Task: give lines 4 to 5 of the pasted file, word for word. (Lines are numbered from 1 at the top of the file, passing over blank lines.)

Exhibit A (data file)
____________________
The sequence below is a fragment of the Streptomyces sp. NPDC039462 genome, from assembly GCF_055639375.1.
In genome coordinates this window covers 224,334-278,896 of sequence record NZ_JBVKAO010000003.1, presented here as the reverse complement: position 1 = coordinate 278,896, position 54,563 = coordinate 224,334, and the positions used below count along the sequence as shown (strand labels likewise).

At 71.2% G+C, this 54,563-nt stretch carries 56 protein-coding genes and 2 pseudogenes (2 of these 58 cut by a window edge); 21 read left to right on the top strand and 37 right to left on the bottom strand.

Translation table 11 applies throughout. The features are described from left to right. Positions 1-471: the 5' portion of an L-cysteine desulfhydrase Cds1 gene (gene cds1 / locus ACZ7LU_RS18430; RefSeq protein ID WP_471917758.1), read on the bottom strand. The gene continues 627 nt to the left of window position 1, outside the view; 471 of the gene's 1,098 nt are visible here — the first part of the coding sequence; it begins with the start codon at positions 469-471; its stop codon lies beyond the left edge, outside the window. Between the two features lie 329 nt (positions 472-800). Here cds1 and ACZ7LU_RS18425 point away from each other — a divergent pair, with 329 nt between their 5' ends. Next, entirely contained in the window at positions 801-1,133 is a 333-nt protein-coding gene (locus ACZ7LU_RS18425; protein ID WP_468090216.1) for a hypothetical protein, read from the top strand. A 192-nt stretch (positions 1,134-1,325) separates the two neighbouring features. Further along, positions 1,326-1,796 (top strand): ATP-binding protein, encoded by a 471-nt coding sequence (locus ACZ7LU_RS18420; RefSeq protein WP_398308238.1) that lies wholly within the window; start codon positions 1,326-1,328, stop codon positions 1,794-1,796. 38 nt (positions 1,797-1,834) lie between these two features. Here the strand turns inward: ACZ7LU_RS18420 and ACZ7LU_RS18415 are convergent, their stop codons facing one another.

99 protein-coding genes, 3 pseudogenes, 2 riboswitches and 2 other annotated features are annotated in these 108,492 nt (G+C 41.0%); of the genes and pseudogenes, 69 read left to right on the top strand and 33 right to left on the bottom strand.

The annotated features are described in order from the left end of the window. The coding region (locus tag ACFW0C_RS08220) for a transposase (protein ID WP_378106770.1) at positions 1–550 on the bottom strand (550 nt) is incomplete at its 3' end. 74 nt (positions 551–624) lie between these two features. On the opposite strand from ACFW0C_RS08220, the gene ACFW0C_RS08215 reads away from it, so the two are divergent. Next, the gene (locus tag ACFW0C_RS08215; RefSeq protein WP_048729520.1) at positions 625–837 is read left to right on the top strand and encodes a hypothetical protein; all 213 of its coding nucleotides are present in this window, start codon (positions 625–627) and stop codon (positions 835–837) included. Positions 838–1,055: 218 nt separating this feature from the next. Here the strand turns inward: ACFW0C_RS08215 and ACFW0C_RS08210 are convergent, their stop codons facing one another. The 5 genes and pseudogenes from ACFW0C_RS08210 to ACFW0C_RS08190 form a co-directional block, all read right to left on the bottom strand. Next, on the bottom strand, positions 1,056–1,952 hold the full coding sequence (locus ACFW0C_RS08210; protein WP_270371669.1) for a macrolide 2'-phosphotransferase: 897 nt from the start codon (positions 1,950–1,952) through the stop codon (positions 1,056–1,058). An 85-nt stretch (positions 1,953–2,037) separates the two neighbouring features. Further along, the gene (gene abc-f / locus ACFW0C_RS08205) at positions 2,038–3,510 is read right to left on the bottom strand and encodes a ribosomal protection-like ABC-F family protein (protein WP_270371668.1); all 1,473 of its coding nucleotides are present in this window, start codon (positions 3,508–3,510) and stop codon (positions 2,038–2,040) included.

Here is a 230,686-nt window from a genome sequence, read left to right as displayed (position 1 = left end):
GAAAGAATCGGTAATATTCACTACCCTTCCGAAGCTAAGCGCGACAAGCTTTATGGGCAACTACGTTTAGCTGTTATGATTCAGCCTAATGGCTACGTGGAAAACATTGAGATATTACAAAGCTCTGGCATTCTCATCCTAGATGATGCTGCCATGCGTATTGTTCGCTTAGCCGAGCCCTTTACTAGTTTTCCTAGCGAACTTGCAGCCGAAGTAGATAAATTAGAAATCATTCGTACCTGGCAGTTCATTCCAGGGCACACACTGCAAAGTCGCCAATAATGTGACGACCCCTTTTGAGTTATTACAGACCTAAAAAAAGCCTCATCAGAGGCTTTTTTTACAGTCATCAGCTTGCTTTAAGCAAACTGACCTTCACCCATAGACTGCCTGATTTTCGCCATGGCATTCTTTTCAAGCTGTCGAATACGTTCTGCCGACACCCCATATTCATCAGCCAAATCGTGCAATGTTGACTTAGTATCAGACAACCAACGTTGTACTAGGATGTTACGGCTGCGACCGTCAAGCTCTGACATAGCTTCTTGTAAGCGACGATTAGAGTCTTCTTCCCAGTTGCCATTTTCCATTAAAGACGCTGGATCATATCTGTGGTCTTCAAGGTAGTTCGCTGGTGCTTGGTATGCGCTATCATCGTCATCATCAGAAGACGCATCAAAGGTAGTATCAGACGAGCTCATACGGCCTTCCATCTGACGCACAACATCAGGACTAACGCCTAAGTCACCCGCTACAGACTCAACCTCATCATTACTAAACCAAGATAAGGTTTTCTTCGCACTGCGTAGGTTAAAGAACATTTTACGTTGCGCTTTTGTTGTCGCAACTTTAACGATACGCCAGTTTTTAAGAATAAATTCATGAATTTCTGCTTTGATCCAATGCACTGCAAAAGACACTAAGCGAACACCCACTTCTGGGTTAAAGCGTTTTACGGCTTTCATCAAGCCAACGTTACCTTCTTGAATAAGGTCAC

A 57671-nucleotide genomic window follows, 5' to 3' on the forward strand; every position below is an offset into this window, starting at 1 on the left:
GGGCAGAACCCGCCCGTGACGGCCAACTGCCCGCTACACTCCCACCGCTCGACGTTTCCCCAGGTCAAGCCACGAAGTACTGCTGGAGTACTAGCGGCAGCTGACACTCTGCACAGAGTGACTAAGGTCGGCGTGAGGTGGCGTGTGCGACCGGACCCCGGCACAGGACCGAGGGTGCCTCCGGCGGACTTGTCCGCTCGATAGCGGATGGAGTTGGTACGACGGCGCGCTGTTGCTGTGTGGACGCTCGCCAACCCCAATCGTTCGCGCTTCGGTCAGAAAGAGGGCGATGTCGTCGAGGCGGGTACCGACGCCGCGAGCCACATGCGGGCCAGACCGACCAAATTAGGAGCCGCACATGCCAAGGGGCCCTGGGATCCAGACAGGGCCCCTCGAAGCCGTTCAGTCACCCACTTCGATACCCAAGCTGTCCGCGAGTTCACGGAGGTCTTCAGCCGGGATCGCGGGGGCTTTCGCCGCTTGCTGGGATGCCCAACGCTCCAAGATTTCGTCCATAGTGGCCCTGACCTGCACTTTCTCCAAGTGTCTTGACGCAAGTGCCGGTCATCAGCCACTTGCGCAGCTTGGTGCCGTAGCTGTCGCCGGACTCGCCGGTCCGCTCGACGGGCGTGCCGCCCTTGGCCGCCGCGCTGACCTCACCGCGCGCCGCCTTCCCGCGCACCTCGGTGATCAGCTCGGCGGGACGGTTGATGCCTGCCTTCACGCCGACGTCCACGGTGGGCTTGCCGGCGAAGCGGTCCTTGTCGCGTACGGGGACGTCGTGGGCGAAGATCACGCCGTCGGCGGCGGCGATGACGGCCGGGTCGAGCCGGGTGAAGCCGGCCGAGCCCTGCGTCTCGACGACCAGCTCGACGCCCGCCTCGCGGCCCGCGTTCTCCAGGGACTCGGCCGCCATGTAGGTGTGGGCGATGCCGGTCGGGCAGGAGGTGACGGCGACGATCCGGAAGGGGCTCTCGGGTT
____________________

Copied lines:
Translation table 11 applies throughout. The features are described from left to right. Positions 1-471: the 5' portion of an L-cysteine desulfhydrase Cds1 gene (gene cds1 / locus ACZ7LU_RS18430; RefSeq protein ID WP_471917758.1), read on the bottom strand. The gene continues 627 nt to the left of window position 1, outside the view; 471 of the gene's 1,098 nt are visible here — the first part of the coding sequence; it begins with the start codon at positions 469-471; its stop codon lies beyond the left edge, outside the window. Between the two features lie 329 nt (positions 472-800). Here cds1 and ACZ7LU_RS18425 point away from each other — a divergent pair, with 329 nt between their 5' ends. Next, entirely contained in the window at positions 801-1,133 is a 333-nt protein-coding gene (locus ACZ7LU_RS18425; protein ID WP_468090216.1) for a hypothetical protein, read from the top strand. A 192-nt stretch (positions 1,134-1,325) separates the two neighbouring features. Further along, positions 1,326-1,796 (top strand): ATP-binding protein, encoded by a 471-nt coding sequence (locus ACZ7LU_RS18420; RefSeq protein WP_398308238.1) that lies wholly within the window; start codon positions 1,326-1,328, stop codon positions 1,794-1,796. 38 nt (positions 1,797-1,834) lie between these two features. Here the strand turns inward: ACZ7LU_RS18420 and ACZ7LU_RS18415 are convergent, their stop codons facing one another.

99 protein-coding genes, 3 pseudogenes, 2 riboswitches and 2 other annotated features are annotated in these 108,492 nt (G+C 41.0%); of the genes and pseudogenes, 69 read left to right on the top strand and 33 right to left on the bottom strand.